Vic Richardson : biography
Victor York Richardson OBE (7 September 189430 October 1969) was a leading Australian sportsman of the 1920s and 1930s, captaining the Australian cricket team and the South Australian Australian rules football team, representing Australia in baseball and South Australia in golf, winning the South Australian state tennis title and a leading local player in lacrosse, basketball and swimming.
Richardson also has the distinction of winning the South Australian National Football League’s highest individual honor, the Magarey Medal, while Captain-coach of Sturt in 1920.
Australian rules football career
Richardson made his senior Australian rules football debut for Sturt Football Club in the South Australian National Football League in 1915 and in a career interrupted by World War I, played 114 games for Sturt, kicking 23 goals.
- 114 games and 23 goals for Sturt 1915, 1919–1920, 1922–1924, 1926–1927
- Captain of Sturt 1920, 1922–1924
- Member of premiership teams for Sturt 1915, 1919 and 1926
- 10 games for South Australia
- State Captain 1923
- Magarey Medal 1920
- Best and Fairest for Sturt 1922, 1923
- Coach of Sturt 1920, 1922, 1923, 1924
After retiring from first-class cricket he went on to become a respected radio commentator, forging a partnership with renowned former English Test captain Arthur Gilligan.
In March 1949 Richardson announced that he would seek Liberal and Country League (LCL) pre-selection for the new federal Division of Kingston, situated in Adelaide’s south.The News, "Vic Richardson to seek L.C.L. endorsement", 21 March 1949, p. 1. At the time Richardson lived on Richmond Road, Westbourne Park, which was located in the electorate.
Awards and honours
Richardson was appointed an Officer of the Order of the British Empire (OBE) on 10 June 1954 for his services to cricket, including his presidency of the Country Carnival Cricket Association.
He was a grandfather to three future Australian Test cricketers Ian Chappell, Greg Chappell (who both also captained Australia at Test level) and Trevor Chappell.
Richardson is most famous for his contribution to cricket, representing Australia in 19 Test matches between 1924 and 1936, including five as captain in the 1935/36 tour of South Africa.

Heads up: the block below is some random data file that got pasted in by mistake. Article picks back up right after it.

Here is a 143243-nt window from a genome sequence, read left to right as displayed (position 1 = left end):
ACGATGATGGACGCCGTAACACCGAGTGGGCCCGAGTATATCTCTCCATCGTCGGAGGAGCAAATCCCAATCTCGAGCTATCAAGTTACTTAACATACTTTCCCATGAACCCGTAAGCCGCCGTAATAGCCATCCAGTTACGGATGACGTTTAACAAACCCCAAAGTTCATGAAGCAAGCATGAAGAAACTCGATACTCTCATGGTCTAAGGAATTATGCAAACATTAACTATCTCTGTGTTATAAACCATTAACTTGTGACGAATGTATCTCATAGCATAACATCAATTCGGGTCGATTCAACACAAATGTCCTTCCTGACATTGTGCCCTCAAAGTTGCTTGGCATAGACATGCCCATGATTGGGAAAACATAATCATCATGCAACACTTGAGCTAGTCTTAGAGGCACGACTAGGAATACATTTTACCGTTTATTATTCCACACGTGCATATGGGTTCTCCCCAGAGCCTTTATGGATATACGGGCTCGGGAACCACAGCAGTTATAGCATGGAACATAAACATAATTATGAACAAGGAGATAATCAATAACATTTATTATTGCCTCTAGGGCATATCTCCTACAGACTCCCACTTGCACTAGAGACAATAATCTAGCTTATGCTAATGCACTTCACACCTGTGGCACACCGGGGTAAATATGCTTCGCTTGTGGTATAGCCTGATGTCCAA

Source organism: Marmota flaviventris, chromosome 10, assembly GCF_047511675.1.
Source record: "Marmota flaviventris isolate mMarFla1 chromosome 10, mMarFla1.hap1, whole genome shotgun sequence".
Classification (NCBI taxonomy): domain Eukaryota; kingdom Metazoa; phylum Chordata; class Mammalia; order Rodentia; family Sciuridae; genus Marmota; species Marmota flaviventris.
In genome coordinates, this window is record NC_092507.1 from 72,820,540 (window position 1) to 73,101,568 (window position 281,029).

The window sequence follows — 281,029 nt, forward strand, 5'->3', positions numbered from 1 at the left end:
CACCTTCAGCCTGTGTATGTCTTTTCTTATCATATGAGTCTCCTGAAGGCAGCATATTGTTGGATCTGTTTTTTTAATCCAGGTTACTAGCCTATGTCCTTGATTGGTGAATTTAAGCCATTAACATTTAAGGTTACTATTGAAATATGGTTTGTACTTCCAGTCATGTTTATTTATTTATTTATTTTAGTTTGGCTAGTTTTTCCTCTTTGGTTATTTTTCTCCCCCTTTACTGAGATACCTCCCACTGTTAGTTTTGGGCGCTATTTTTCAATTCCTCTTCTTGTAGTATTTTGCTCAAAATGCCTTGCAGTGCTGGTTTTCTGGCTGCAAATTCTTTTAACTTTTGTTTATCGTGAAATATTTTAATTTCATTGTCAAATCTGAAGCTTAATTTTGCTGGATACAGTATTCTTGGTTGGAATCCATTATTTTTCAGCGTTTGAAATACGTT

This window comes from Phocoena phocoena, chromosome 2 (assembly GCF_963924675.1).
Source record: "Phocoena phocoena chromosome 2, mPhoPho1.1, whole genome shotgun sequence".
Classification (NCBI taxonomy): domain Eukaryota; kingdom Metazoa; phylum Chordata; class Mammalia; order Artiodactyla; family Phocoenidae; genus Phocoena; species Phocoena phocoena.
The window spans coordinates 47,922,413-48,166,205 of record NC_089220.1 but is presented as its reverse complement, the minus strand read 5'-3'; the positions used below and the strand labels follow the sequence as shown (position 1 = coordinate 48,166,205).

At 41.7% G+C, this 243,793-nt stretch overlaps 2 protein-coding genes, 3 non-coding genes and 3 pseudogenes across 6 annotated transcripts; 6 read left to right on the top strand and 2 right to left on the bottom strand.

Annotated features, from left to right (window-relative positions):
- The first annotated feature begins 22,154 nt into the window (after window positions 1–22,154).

A talented right-handed batsman and rated the best fielder in the world,Sydney Morning Herald, "Vic Richardson dies at 75", 31 October 1969, p. 12. Richardson made his first-class debut for South Australia in the 1918/19 season. In a career that lasted twenty years (and broken by World War II) he played 184 matches for Australia and South Australia, scoring 10,724 runs, including 27 centuries and averaged 37.63 runs per inning. As a measure of his fielding capabilities, he took 211 catches (at an average of 1.15 catches per match) and even completed four stumpings as a stand-in wicketkeeper.
Richardson was Australian vice-captain for the 1932/33 English tour of Australia, known as the Bodyline series, for England’s tactics of bowling fast short-pitched deliveries at the batsman’s bodies.
During the series, Richardson exclaimed to his team mates "which of you bastards called (Harold) Larwood a bastard instead of this bastard (Douglas Jardine)?"
Richardson played his final Test against South Africa at Durban on 28 February 1936, aged 41 years 178 days. Only ten Australians have played Test cricket at an older age.
Following his retirement from cricket, Richardson was appointed South Australian coach in September 1949, replacing Arthur Richardson.The Advertiser (Adelaide), "New State Coach", 9 September 1949, p. 15
To honour his memory and the impact he made for his state, the South Australian Cricket Association dedicated the "Victor Richardson Gates" at the Adelaide Oval and the road leading to them in his honour.Richardson, inside back cover.
Richardson was a gifted sportsman and excelled in other sports besides cricket and Australian rules football, including baseball (national and state representative), golf (state representative), tennis (state title winner), lacrosse, basketball and swimming.